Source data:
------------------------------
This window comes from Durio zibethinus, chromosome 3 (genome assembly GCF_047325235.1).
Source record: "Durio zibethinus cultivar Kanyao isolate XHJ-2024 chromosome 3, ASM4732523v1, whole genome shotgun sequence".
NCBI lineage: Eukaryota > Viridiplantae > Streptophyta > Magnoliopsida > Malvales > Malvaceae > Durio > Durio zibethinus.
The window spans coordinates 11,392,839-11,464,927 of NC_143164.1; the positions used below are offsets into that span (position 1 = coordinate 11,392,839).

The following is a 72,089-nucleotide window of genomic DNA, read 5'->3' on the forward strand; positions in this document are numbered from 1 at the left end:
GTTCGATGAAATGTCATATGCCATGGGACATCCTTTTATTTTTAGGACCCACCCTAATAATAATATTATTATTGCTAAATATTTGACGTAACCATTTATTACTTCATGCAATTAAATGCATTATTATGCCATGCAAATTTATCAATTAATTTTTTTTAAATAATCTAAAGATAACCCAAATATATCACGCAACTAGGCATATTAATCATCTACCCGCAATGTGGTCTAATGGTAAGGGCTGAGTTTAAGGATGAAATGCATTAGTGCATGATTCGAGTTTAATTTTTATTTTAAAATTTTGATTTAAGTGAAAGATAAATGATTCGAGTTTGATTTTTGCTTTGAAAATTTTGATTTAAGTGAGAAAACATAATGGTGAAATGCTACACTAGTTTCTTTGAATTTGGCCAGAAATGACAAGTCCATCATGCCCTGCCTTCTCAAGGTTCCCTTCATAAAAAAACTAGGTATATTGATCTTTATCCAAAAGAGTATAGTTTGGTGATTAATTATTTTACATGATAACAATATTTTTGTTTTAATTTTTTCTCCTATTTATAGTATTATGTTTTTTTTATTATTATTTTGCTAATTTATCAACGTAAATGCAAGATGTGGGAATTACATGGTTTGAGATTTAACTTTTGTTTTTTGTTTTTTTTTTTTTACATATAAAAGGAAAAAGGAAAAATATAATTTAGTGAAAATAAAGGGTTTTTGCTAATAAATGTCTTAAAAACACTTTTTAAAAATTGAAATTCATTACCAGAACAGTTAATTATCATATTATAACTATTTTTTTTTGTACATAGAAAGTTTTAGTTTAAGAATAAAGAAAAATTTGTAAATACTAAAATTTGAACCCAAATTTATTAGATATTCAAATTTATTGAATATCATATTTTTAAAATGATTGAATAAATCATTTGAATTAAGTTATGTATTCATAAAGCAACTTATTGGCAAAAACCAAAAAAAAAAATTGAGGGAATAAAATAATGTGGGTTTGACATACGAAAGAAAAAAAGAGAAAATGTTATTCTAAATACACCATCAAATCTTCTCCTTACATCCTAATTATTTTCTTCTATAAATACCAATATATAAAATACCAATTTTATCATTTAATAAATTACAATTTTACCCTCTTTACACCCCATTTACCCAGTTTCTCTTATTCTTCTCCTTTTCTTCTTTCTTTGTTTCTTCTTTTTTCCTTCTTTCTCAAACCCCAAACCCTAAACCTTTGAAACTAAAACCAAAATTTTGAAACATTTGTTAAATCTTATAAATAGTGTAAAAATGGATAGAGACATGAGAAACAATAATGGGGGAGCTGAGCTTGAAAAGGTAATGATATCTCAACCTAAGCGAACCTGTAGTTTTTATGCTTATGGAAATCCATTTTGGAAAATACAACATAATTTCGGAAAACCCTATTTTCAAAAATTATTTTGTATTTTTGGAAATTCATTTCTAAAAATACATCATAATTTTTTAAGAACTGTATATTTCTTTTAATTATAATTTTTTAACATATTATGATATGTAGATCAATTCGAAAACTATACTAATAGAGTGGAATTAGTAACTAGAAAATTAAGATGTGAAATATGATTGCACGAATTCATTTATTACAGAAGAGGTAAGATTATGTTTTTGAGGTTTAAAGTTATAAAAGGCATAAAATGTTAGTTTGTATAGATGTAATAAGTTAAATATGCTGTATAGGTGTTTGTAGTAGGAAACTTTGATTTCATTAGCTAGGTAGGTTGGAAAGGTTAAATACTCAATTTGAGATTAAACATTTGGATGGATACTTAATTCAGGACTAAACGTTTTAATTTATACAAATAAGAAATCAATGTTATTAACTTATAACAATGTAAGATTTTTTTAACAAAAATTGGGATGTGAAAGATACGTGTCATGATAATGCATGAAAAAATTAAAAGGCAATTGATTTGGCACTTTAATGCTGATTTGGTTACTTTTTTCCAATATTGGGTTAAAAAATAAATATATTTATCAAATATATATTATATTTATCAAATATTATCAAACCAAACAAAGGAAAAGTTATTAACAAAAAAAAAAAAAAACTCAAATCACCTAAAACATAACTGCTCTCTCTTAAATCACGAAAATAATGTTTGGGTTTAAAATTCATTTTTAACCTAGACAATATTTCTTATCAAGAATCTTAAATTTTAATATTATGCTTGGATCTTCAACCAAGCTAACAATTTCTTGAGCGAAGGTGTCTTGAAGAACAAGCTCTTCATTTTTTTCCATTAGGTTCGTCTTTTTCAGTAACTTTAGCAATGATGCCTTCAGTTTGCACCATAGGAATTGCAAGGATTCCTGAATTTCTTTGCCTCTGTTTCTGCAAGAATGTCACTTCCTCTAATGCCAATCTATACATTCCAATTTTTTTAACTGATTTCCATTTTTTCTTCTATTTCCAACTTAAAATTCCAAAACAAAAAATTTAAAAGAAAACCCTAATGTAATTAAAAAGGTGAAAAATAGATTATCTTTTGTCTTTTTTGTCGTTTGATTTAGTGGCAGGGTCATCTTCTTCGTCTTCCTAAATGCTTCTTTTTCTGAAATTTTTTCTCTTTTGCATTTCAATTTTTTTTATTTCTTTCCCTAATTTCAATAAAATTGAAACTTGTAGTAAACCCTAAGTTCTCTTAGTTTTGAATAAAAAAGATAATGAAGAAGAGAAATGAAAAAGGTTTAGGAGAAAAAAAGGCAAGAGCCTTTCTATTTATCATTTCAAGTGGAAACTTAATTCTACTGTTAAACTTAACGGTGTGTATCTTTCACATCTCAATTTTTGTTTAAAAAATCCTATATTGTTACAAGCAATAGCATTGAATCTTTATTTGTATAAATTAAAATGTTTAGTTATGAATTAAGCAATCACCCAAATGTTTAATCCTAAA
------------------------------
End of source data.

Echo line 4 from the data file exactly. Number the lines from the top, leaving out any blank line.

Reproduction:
The window spans coordinates 11,392,839-11,464,927 of NC_143164.1; the positions used below are offsets into that span (position 1 = coordinate 11,392,839).